Is the “Crowd” too Bearish?
In light of recent market turbulence, one question investors might naturally be thinking about is how concerned should they be? Before answering, it is worth considering two things that old Wall Street hands try to keep in mind.
The first is the fact that the investing “crowd” may not be right. That is especially true at major inflection points, when there is often widespread confidence, bordering on faith, about why a bull or bear trend will continue. During those times, even the man (or woman) on the street knows the various rationales, and they are quick to offer an opinion, often unsolicited, about what happens next.
Indeed, if a trend becomes popular enough for the mainstream media to take notice, that can be a good sign that it is reaching a peak. Originally proposed by by analyst Paul Macrae Montgomery, the “magazine cover indicator” holds that when a business or financial trend has been in effect for a sustained period of time, and those who would not normally care about it are clamoring to know more, that suggests there aren't enough greater fools left to keep momentum going.
Some classic examples of this theory in action include the June 2005 Time cover story on the U.S. housing market, which effectively marked the peak of the real estate boom; a March 2005 front page Newsweek article on “The Incredible Shrinking Dollar,” which preceded a violent reversal in the U.S. currency; and a New York Times Magazine feature about gold, which virtually coincided with the start of a major correction.
Another thing that seasoned market-watchers try not to forget is how dangerous it can be to think that “this time is different.” Not surprisingly, that phrase has often been the rationale for sticking with trends well beyond their sell-by-dates. Perhaps the most famous example of this particular maxim in action occurred just before the 1929 crash, when the well-regarded economist Irving Fisher said that “stock prices had reached what looks like a permanently high plateau.” Such sentiments were also apparent before the 2007-2009 financial crisis struck, when experts and novices alike predicted that such a catastrophe could not happen.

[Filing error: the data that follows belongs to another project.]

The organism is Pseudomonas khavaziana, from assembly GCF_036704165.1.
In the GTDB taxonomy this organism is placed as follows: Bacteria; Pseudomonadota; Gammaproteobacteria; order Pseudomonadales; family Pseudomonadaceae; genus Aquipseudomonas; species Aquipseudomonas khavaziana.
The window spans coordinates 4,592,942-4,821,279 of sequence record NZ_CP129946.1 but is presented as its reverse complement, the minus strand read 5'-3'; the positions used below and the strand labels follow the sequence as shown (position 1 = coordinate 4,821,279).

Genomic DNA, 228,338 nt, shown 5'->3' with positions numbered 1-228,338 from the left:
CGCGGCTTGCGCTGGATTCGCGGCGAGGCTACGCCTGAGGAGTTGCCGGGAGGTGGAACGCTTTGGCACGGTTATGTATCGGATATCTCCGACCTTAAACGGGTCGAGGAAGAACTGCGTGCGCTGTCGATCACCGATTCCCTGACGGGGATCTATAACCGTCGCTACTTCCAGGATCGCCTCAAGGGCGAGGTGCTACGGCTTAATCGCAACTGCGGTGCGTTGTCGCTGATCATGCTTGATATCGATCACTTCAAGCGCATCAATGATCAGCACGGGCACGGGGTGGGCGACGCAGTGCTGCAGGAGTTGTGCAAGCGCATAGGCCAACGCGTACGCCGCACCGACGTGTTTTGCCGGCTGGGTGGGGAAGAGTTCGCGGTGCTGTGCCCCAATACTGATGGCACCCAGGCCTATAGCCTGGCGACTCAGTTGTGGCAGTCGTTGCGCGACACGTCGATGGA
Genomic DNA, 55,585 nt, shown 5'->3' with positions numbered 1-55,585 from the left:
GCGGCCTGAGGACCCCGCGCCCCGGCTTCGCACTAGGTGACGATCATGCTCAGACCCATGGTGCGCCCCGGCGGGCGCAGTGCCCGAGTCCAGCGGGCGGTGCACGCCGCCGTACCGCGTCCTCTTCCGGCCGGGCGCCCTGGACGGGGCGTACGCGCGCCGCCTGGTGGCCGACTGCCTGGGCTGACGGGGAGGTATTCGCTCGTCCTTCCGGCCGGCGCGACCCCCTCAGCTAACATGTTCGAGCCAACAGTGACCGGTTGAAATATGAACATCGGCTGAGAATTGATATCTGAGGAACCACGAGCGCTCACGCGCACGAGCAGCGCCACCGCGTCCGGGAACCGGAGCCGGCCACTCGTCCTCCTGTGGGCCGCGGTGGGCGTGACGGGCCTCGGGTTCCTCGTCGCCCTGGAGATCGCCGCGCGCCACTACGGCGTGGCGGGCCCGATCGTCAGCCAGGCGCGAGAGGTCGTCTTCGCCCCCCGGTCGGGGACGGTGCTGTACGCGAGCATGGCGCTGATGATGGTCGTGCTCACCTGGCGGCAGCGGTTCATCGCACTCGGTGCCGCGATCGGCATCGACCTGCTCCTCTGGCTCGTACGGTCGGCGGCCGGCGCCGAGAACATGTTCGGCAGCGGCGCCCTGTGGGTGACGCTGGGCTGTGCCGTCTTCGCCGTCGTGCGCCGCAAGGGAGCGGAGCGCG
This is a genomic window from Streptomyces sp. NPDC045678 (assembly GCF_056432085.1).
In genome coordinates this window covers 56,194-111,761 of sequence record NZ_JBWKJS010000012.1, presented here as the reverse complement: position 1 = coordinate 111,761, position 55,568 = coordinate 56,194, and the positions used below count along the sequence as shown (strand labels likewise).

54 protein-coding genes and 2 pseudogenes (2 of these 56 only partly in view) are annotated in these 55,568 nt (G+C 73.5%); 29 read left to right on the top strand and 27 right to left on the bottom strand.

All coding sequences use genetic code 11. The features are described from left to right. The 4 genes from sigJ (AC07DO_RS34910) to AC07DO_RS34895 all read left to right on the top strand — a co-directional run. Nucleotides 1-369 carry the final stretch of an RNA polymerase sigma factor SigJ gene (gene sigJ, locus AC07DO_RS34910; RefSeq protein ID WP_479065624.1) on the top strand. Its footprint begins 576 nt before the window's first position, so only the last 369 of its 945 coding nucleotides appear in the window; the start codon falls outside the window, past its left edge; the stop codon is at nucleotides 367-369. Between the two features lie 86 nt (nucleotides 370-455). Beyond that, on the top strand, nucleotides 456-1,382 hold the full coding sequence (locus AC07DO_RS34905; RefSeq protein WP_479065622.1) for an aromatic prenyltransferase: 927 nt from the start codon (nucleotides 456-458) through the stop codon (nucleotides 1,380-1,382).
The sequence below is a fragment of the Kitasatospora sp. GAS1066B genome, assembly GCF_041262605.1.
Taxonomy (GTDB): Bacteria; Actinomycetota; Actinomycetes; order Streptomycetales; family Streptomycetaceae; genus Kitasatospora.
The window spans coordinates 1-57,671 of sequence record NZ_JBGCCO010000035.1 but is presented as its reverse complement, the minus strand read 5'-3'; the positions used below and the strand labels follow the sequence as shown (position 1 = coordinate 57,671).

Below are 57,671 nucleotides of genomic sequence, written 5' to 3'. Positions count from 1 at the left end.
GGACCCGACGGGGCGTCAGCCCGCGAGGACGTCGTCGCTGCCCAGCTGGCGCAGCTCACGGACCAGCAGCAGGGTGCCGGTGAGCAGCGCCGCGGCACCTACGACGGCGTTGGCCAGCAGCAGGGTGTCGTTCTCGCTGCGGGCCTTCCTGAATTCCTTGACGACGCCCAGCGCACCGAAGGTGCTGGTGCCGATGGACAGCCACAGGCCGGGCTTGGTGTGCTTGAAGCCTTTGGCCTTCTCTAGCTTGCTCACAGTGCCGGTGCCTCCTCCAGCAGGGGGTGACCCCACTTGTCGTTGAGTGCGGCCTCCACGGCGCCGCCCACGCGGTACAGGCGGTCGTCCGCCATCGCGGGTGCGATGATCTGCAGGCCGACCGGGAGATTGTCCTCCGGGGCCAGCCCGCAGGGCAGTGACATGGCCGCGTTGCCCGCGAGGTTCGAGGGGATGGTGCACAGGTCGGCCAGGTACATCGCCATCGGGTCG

Again, the lesson here is that when it is said that the old rules no longer apply because we are smarter, richer or more experienced than in the past, it is often a sign of trouble ahead.
With such perspectives in mind, what is one to make of the fact that many think conditions have reached a danger point? Citing a survey by the CFA Institute, the Wall Street Journal recently noted that investors believe “another full-blown financial crisis is due in the next three years,” with retail investors being “the most afraid.” The article also highlighted a survey by Bank of America Merrill Lynch that showed “funds now hold more cash as a percentage of their portfolios than at any time since 2001.”
The knee-jerk contrarian reaction is to assume that the “crowd” is too bearish and now is the time to buy risky securities and dump defensive holdings, including safe haven assets such as gold. Maybe that is right–nobody knows for sure, of course–but it also raises the question of whether such sentiment marks the beginning of a full-fledged reversal of fortunes or a temporary squall that needs time to dissipate.
One reason why the latter may be closer to the mark has nothing to do, by the way, with any suggestion that things are different this time. Rather, it stems from the historical reality that markets generally don't move in a straight line. The fact that such concerns have surfaced after equities, in particular, have experienced a modest pullback by historical standards suggests we are in the midst of a corrective lull, not a return to the good old risk-on days.
In other words, it doesn't seem contradictory to say, as I did in “Bad News is Good News for Oil Prices?” that bearishness towards crude oil, which has shed nearly two-thirds of its value over the past 16 months, has reached a contrarian extreme, while concerns that largely stem from this year's 6% share-price stumble, has not. As noted above, bearish mood shifts are most meaningful when they come on the heels of a dramatic downtrend.
Still, the fact that the attitudes of some have soured so quickly is probably another reason to consider, as suggested in “What's Next for Gold?” waiting for a better entry point to boost holdings of precious metals. Moreover, for those who concluded, like I did in “The U.S. Stock Market Is Set for a Fall,” that equities are heading lower, it may be worth waiting for better levels to sell or go short.